|Número de publicación||WO2014096815 A2|
|Tipo de publicación||Solicitud|
|Número de solicitud||PCT/GB2013/053335|
|Fecha de publicación||26 Jun 2014|
|Fecha de presentación||18 Dic 2013|
|Fecha de prioridad||20 Dic 2012|
|También publicado como||CA2934191A1, CN105073050A, US20150327910, WO2014096815A3|
|Número de publicación||PCT/2013/53335, PCT/GB/13/053335, PCT/GB/13/53335, PCT/GB/2013/053335, PCT/GB/2013/53335, PCT/GB13/053335, PCT/GB13/53335, PCT/GB13053335, PCT/GB1353335, PCT/GB2013/053335, PCT/GB2013/53335, PCT/GB2013053335, PCT/GB201353335, WO 2014/096815 A2, WO 2014096815 A2, WO 2014096815A2, WO-A2-2014096815, WO2014/096815A2, WO2014096815 A2, WO2014096815A2|
|Inventores||Gerard Michael Brooke|
|Solicitante||Gerard Michael Brooke|
|Exportar cita||BiBTeX, EndNote, RefMan|
|Citas de patentes (4), Citada por (8), Clasificaciones (11), Eventos legales (3)|
|Enlaces externos: Patentscope, Espacenet|
Field of the Invention
This invention relates to surgical forceps and in particular, but not exclusively, to forceps for electrosurgery.
Background of the Invention
Surgical forceps are generally handheld hinged instruments which are used to grasp or hold objects such as biological tissue.
Electrosurgery comprises a method of surgery in which a high frequency electric current is applied to biological tissue in order to cut, coagulate, desiccate and/or fulgurate the tissue. In particular, electrosurgical devices are commonly used during surgery in order to stop bleeding by using an alternating current to directly heat tissue and thereby reduce blood loss and/or improve surgical vision.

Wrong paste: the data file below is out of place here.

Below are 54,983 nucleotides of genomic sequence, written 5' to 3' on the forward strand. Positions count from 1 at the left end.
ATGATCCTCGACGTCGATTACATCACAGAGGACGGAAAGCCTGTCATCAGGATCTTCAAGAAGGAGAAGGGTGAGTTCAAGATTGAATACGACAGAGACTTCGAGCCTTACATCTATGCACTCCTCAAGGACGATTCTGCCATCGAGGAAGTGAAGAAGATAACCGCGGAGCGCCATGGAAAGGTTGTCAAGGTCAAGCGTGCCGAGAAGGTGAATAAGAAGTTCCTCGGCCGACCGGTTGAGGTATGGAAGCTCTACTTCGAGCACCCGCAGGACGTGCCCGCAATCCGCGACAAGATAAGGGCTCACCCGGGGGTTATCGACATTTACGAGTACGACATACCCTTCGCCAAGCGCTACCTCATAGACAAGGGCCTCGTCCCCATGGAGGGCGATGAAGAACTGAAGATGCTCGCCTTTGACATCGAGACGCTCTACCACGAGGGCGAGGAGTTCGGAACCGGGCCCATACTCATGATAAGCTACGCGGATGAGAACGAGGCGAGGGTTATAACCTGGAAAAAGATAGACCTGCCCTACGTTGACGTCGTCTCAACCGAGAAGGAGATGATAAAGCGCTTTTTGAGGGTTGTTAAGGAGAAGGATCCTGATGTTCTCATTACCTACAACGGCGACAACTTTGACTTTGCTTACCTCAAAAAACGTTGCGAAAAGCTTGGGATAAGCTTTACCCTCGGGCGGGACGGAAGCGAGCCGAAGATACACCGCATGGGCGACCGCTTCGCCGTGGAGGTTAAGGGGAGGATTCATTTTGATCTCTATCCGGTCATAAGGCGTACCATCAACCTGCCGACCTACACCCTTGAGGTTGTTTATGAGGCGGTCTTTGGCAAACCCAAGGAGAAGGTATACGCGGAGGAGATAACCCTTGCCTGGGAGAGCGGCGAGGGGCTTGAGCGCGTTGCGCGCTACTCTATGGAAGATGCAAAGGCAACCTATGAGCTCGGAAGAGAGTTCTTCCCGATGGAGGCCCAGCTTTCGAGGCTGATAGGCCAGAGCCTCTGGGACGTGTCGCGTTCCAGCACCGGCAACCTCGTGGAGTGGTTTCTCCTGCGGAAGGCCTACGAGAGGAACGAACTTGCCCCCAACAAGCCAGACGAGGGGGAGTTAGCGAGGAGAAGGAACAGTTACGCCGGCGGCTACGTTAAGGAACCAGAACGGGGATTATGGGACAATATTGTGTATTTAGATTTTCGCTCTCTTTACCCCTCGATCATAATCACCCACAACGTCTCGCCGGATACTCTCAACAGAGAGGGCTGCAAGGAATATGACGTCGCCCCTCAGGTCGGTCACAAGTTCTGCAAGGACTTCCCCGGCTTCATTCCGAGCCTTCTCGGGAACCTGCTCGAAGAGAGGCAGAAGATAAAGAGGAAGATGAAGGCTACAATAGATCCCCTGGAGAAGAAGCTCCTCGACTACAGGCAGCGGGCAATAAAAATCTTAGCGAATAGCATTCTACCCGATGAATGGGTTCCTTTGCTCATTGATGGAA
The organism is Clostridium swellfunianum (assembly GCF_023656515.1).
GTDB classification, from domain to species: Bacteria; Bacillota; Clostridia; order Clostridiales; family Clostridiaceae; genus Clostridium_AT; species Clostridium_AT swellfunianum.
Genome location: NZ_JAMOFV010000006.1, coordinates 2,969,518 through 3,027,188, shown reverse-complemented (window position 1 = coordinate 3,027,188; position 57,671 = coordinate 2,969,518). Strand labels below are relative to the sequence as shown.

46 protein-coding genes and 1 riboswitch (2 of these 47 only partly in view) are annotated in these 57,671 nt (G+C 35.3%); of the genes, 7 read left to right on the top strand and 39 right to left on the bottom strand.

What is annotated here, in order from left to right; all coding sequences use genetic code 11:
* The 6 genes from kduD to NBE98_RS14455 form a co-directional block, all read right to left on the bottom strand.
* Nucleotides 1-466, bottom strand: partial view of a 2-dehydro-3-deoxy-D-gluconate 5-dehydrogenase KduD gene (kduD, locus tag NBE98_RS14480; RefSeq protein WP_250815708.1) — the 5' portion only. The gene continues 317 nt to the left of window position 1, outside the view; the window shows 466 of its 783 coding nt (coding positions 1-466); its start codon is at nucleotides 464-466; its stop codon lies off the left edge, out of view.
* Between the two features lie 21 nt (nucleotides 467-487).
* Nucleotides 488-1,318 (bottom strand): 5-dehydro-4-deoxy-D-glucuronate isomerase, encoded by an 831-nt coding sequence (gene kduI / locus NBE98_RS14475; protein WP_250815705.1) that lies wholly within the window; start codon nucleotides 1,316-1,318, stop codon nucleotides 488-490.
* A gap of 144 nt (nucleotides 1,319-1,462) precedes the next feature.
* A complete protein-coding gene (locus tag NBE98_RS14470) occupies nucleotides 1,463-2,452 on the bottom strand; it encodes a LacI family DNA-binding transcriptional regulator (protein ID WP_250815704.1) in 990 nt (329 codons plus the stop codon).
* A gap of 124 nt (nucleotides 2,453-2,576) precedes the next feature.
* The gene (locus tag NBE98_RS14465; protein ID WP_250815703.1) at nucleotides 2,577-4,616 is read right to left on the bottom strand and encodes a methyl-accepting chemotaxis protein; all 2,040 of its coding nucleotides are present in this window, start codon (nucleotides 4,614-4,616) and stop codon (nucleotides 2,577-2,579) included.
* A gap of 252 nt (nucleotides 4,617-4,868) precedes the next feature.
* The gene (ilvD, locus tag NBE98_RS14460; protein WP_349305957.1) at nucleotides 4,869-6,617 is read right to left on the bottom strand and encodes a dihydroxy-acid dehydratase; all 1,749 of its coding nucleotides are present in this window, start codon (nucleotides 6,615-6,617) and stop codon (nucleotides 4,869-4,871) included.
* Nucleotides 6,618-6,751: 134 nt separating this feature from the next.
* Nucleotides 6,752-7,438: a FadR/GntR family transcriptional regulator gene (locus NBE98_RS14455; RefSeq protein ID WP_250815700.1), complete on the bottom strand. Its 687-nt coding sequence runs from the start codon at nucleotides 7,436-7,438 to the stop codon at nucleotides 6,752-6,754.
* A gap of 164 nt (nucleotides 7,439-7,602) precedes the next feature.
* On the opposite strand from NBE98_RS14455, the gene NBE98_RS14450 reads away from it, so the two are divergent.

Two primary types of electrosurgical device are known, namely bipolar and monopolar devices.
In monopolar arrangements the electrosurgical device is provided with an active electrode and a return electrode is attached to the patient. The electric current flows from the active electrode into the body and returns through the return electrode (which is connected to an earthing circuit). The current density decreases rapidly with distance away from the electrode such that the heating of tissue is localised to the tip of the electrosurgical device. In bipolar devices, a pair of electrodes, for example the tips of forceps, are each connected to the supply circuit and no return electrode is required. When tissue is engaged by or proximal to the pair of electrodes, the high frequency electric current flows through the device and tissue providing a localised heating of the tissue.
Known forceps for use in electrosurgery are typically provided in a range of sizes such that a surgeon may select their preferred forceps for a particular application. In particular, a surgeon will generally choose differing lengths of forceps depending upon the tissue which is to be accessed and the degree of control that is required. It would be advantageous to provide a single pair of forceps which could be suitable for a variety of tasks such that the surgeon can easily switch between different tasks and/or such that the need to prepare numerous different instruments for a single surgical operation is reduced.
Summary of Invention